Only a few, short years ago, all company communications had to run through one or two people. Organizations were silent about political or hot-bed items. If an employee talked out of turn, that was often a fireable offense.
Oh, how times have changed. Here are just a few corporate activism examples:
Dick’s Sporting Goods stopped selling assault weapons after Parkland.
Toms Shoes has a “buy a pair, give a pair” purpose after the owner witnessed shoeless, poor people in the streets of Brazil.
Wayfair employees protested after they found out the online retailer was selling items to our migrant detention centers.
Bank of America, JPMorgan Chase, and Wells Fargo announced they are no longer financing the buildout of detention centers.
Walmart ceases to sell ammunition after two shootings in their stores.
8,000 Amazon employees signed a petition about concern regarding their employer’s emissions standards.
Nike ran a campaign with Colin Kaepernick, which isn’t the first time they took a controversial stand. Here is video summing up the Kaepernick effect and other positions they’ve taken over the last several years.
The tide is turning when it comes to corporate responsibility on difficult issues. The expectation by today’s employees is their organization will walk the talk on the problems they are passionate about – even if these actions make the C-Suite squirm a little.
“I think it’s not only good but fundamentally important that companies have a conscience,” stated Brad Smith, President and Chief Legal Officer for Microsoft.
While most of today’s workforce is interested in this initiative, it’s Millennials that are extraordinarily prolific on this matter.
Survey Says Social Responsibility Abounds
Deloitte completed a survey of 2,000 C-suite executives and found –
- 73% have changed or developed products or services that are more socially conscious
- 46% stated initiatives that have substantial positive social change are necessary to grow their business
- More than 33% ranked societal impact as the most crucial factor their organization uses to evaluate its annual performance
Punit Renjen, Deloitte’s Global CEO, stated, “This research finds executives and their companies are strongly committed to improving the world as they embrace industry 4.0.”
A study by Weber Shandwick and KRS Research found 40% of Americans believe it’s the CEOs duty to engage and speak out on hot-button issues and 38% of employees have criticized their employer’s actions (or non-actions) over societal issues.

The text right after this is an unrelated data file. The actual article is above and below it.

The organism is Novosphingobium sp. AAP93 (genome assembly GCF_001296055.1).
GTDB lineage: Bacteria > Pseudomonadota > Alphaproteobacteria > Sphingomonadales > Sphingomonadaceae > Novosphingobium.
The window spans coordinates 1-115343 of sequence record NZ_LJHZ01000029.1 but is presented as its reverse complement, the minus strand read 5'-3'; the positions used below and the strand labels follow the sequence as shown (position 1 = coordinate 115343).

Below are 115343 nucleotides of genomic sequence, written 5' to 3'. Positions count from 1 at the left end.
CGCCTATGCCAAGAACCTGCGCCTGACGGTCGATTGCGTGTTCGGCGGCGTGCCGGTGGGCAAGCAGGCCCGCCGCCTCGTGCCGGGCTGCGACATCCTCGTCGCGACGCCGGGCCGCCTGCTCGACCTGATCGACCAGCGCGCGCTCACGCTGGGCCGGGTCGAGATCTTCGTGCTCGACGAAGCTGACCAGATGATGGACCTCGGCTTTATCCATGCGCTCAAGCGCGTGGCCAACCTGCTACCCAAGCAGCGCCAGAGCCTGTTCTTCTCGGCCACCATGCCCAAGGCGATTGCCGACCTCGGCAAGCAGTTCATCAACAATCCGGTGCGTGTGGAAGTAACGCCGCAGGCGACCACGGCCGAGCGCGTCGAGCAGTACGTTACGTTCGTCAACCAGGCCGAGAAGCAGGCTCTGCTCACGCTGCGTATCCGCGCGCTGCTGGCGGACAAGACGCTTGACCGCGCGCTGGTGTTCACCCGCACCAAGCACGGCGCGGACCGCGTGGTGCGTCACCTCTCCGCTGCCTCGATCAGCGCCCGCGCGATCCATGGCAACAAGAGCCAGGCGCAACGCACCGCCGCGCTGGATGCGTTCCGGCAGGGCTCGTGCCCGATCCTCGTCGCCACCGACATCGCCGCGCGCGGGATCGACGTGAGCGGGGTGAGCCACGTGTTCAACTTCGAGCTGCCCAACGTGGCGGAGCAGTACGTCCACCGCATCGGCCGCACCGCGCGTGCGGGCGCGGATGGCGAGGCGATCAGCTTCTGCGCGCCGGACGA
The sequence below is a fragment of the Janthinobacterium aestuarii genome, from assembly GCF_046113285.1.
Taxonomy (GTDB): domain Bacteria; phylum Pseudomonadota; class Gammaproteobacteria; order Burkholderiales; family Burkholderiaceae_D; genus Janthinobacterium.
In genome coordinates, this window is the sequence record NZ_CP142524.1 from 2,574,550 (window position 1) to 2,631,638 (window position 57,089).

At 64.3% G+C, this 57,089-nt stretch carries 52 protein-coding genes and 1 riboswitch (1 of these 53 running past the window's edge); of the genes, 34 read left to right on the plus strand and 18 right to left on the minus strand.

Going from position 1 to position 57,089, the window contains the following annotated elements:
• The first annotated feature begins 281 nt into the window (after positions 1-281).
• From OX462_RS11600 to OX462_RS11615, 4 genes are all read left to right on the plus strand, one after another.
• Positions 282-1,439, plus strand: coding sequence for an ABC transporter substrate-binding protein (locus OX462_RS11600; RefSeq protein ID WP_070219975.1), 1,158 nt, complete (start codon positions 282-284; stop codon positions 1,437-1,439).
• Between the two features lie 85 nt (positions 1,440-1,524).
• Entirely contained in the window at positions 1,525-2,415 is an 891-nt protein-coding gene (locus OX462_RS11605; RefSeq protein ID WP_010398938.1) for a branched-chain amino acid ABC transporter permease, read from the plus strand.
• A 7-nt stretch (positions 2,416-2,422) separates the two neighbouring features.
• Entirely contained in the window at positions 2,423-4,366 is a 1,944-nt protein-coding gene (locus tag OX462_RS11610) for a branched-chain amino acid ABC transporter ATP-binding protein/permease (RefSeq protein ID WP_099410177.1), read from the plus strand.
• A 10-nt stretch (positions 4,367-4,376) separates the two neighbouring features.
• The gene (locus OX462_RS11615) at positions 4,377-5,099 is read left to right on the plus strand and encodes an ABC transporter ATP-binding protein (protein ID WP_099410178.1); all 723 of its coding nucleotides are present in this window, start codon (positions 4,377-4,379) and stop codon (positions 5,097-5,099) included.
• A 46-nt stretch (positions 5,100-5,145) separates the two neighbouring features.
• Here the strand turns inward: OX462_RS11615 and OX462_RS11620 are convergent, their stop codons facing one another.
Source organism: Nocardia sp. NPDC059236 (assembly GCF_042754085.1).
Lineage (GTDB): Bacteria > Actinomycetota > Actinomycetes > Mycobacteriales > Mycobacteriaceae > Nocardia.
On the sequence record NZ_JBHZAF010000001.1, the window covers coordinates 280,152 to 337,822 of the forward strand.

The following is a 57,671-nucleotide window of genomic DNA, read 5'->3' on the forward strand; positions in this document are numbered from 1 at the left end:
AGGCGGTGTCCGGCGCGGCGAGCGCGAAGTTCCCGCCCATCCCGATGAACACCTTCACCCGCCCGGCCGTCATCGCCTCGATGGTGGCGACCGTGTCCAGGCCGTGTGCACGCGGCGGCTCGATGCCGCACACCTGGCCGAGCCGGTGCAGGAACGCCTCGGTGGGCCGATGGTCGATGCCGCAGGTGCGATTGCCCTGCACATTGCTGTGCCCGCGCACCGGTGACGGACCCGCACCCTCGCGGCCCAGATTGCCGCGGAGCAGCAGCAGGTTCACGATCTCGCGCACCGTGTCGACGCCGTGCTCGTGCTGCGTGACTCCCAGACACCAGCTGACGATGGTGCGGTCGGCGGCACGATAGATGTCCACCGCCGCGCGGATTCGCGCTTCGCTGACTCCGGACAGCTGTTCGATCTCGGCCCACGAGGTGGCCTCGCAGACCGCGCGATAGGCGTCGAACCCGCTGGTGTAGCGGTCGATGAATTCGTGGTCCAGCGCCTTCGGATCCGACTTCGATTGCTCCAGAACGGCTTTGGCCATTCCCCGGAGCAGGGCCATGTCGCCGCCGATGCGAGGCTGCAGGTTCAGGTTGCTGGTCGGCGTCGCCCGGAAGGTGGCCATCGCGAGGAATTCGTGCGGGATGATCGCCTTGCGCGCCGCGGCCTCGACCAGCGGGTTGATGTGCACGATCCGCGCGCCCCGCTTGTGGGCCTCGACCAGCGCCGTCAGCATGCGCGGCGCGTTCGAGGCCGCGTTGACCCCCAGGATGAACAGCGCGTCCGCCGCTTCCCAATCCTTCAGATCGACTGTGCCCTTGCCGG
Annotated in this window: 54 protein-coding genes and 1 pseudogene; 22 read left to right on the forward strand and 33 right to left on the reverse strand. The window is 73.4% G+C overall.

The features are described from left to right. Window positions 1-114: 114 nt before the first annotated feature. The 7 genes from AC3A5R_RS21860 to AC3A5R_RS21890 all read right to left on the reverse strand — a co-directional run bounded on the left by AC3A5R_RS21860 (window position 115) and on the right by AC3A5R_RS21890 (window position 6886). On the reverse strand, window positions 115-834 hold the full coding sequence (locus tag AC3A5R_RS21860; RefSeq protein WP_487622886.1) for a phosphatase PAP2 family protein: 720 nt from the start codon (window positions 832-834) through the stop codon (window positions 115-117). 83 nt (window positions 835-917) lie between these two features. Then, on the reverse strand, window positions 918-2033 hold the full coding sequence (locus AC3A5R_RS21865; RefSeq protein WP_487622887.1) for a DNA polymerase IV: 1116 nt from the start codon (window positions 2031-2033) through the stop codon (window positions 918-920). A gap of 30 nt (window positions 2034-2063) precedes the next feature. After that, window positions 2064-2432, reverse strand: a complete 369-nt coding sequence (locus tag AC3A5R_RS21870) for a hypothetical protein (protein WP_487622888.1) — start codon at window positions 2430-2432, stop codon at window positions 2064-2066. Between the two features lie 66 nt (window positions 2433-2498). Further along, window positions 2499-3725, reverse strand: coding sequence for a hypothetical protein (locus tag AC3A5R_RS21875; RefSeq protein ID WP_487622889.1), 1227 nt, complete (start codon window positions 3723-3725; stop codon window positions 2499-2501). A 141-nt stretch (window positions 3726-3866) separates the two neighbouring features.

“Employees are very tied to the values of the organization and have expectations about their companies,” stated Leslie Gaines-Ross of Weber Shandwick.
However, the action must be authentic in nature. Whether it’s related to the organization’s sourcing, manufacturing, process, customers, or employees there must be a direct tie of their words and actions to the business.
How Your Organization Can Get Started with Corporate Activism
Consider going to the “Brands Taking Stands” Conference next month. Here is a clip from last year’s event.
Understand as much as you’d like to control the narrative; you cannot with the integration and use of social media. However, it would help if you had an often visited electronic communications policy, which encompasses social media.
Listen to your employees and customers when they want you to take action. Remember, they can always take things into their own hands through social media posts, protests, and leaking information to the press.
Take action, even if it’s controversial. Employees want to know where you stand, and in these times of talent shortages, they are most likely to stay with companies that align with their values. And who knows – it may have a positive influence on your bank statement as well.
SACS Consulting & Investigative Services, Inc. — Your Corporate Activism Specialists
We work with Human Resource Directors and their teams to educate and prepare them to become brands that take stands. Contact us at 330-255-1101 or 888-722-7937 for more information about ways we can help you!